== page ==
By Nigel Davis
LONDON (ICIS)--Demand is the issue for ethylene producers in Europe and the US at the end of 2013 while in Asia most market concern centres on supply.
US ethylene demand is expected to grow with improving economic output in 2014 while in Europe producers will have to continue to adapt behaviour to demand patterns that will be influenced by the slow climb out of recession.
A heavy cracker maintenance schedule in 2013 gave European producers flexibility to cope with downstream uncertainty, influenced by Europe’s weak economies and increased imports from low-cost producing regions. A lighter turnaround schedule in 2014 removes that lever and suggests that operators will have to be more agile and even better than they have become at managing inventory levels.
The view of one ethylene trader, reported in ICIS this month, sums up the situation neatly. “We are predicting next year to be difficult, we will take very little risk – it won’t be great on ethylene.”
Other market participants clearly would prefer to adopt a 'wait and see' approach. Cracker operators and olefins consumers maybe don’t expect market conditions to get any worse but they have few reasons to be cheerful.
High costs mean that structural change continues to be necessary. Operators also are in the process of introducing greater feedstock flexibility to try to bring operating costs down further.
Europe is a high-cost operating environment for energy-intensive industries such as chemicals. The predominance of naphtha cracking may give cracker operators greater margin flexibility but not the significant advantage that competitors in the Middle East and now in the US have based on low-cost ethane.
In the US, ethylene market discussions have centred on where the ethane-advantaged margin is taken.
This ethylene buyer summed up the situation: “Right now, they [ethylene producers] have 30-40 cents/lb of margin and we have 10-12 cents/lb at best. “There’s no reason for it.”
They are not a happy bunch but don’t necessarily expect much to change. The disconnection between the Henry Hub natural gas price in the US and prices generally for petrochemicals is likely to persist until either more gas is exported (as LNG – liquefied natural gas) or the oil price falls. Neither is immediately on the cards.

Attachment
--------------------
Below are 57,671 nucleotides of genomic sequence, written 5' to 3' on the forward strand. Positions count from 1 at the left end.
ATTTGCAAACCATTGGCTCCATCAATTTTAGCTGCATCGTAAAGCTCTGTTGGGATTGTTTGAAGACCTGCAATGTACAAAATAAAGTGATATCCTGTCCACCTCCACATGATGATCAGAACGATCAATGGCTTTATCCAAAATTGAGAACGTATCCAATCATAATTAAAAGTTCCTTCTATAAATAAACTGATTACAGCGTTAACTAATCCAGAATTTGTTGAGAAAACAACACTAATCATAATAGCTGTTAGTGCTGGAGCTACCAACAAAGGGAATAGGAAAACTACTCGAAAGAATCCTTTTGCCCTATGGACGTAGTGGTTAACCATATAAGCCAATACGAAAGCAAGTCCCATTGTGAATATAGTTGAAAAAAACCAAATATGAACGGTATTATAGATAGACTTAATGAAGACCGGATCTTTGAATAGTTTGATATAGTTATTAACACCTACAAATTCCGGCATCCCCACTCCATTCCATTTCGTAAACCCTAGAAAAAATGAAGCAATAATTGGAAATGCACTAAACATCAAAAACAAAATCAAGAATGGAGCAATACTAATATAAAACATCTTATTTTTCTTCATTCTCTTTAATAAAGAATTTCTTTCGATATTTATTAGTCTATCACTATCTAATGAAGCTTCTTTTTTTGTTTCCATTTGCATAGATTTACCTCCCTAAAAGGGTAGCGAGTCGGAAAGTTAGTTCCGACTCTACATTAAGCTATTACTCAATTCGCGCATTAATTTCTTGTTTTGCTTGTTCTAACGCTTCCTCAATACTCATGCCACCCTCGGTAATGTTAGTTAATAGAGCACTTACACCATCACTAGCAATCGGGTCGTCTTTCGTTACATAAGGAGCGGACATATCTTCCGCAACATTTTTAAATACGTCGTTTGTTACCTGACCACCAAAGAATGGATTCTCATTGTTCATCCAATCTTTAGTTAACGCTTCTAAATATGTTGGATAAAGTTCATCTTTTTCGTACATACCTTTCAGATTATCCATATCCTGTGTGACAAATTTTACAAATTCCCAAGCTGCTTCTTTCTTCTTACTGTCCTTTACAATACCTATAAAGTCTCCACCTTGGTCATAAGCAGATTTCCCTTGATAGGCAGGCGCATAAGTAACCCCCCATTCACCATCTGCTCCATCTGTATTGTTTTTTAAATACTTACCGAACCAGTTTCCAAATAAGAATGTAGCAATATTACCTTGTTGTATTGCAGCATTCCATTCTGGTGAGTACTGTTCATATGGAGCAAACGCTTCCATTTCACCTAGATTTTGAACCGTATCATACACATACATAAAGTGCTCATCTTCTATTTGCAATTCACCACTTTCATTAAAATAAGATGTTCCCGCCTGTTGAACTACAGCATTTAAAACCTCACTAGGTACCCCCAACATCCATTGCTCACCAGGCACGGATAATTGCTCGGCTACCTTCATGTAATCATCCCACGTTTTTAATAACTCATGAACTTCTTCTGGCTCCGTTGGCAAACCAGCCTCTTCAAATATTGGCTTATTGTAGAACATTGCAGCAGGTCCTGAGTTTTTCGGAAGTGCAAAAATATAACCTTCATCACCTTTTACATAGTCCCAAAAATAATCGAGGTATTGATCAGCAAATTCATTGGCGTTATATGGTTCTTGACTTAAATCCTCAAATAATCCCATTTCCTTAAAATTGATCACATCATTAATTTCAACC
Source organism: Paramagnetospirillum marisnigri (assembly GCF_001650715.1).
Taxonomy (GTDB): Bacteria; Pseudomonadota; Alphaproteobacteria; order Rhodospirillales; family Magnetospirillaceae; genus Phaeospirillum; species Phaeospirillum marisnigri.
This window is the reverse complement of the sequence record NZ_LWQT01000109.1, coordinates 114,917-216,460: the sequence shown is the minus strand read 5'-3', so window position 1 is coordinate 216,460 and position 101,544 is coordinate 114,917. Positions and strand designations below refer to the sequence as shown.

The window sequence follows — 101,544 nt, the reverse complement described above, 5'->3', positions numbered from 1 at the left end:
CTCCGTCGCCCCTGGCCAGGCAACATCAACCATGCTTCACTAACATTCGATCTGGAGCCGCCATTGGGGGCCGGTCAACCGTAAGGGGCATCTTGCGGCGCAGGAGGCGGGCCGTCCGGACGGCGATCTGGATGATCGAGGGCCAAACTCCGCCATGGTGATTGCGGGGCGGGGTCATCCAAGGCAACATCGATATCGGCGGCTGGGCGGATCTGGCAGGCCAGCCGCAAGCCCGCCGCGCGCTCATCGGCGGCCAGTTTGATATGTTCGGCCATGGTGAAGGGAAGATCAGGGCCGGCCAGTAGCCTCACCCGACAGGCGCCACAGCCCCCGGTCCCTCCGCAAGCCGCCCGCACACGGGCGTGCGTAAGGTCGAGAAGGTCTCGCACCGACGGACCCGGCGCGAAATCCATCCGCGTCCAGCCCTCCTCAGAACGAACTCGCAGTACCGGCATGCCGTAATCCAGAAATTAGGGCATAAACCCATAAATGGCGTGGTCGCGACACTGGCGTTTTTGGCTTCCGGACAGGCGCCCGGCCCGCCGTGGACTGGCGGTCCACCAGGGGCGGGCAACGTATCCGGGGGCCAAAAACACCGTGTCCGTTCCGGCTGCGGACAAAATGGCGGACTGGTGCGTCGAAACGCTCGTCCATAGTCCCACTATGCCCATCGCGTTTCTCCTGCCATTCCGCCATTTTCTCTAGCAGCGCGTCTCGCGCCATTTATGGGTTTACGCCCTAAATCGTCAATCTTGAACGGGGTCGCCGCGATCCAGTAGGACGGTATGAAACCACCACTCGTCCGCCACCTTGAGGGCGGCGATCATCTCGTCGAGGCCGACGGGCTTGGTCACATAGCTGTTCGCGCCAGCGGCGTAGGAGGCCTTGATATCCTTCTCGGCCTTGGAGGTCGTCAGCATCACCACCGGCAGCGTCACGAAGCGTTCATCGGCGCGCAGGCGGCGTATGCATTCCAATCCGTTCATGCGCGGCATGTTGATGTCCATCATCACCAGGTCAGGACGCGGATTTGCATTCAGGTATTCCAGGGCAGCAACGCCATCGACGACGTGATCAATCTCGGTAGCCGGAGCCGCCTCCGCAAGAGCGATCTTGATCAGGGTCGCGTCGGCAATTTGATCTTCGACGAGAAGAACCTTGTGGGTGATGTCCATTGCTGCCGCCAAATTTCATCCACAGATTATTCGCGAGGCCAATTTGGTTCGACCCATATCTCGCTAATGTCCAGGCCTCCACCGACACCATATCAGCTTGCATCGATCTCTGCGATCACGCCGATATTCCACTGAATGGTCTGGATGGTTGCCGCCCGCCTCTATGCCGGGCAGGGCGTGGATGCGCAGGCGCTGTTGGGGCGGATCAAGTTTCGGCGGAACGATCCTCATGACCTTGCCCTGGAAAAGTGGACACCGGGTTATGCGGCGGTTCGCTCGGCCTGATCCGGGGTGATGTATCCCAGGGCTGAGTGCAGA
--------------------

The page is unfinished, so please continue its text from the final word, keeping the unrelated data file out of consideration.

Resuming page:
US ethylene producers and those companies integrated downstream into the major intermediates have enjoyed significantly stronger margins and grasped opportunities to lift exports.
There may be pressure on margins later in 2014 as some new ethylene supply comes on-stream but the planned big capacity increases are still a few years off.
Supply is the big issue in Asia moving into 2014, with a heavy cracker maintenance schedule affecting six crackers in Japan from February to June.
New downstream units in South Korea are expected to have an impact on ethylene supply/demand balances as are derivatives capacity additions in China.
Methanol to olefins facilities are due on-stream in China in 2014 but these integrated facilities are not expected to have much influence on overall ethylene supply.
Rather, the expected tightening of regional ethylene supply in the first half of 2014 has put upward pressure on prices for markets such as China and led to some longer-term contract buyers taking their chances on the spot market.
There may be wider ethylene availability in Asia in 2014 should Iran be able to step up production and if volumes become available for export.
But feedstock supply in Iran is said to be limited and rising domestic demand for derivatives might work against increased ethylene exports.
The big Borouge 3 project in Abu Dhabi is due on stream in the first quarter of 2014 with the ethane cracker up first and the downstream PE, polypropylene (PP) and low-density polyethylene (LDPE) units to follow.
“Any delays in the start-up timing of the downstream facilities could potentially result in surplus ethylene (exports) to Asia,” a trader said.
Reporting by Nel Weddle, John Dietrich and Yeow Pei Lin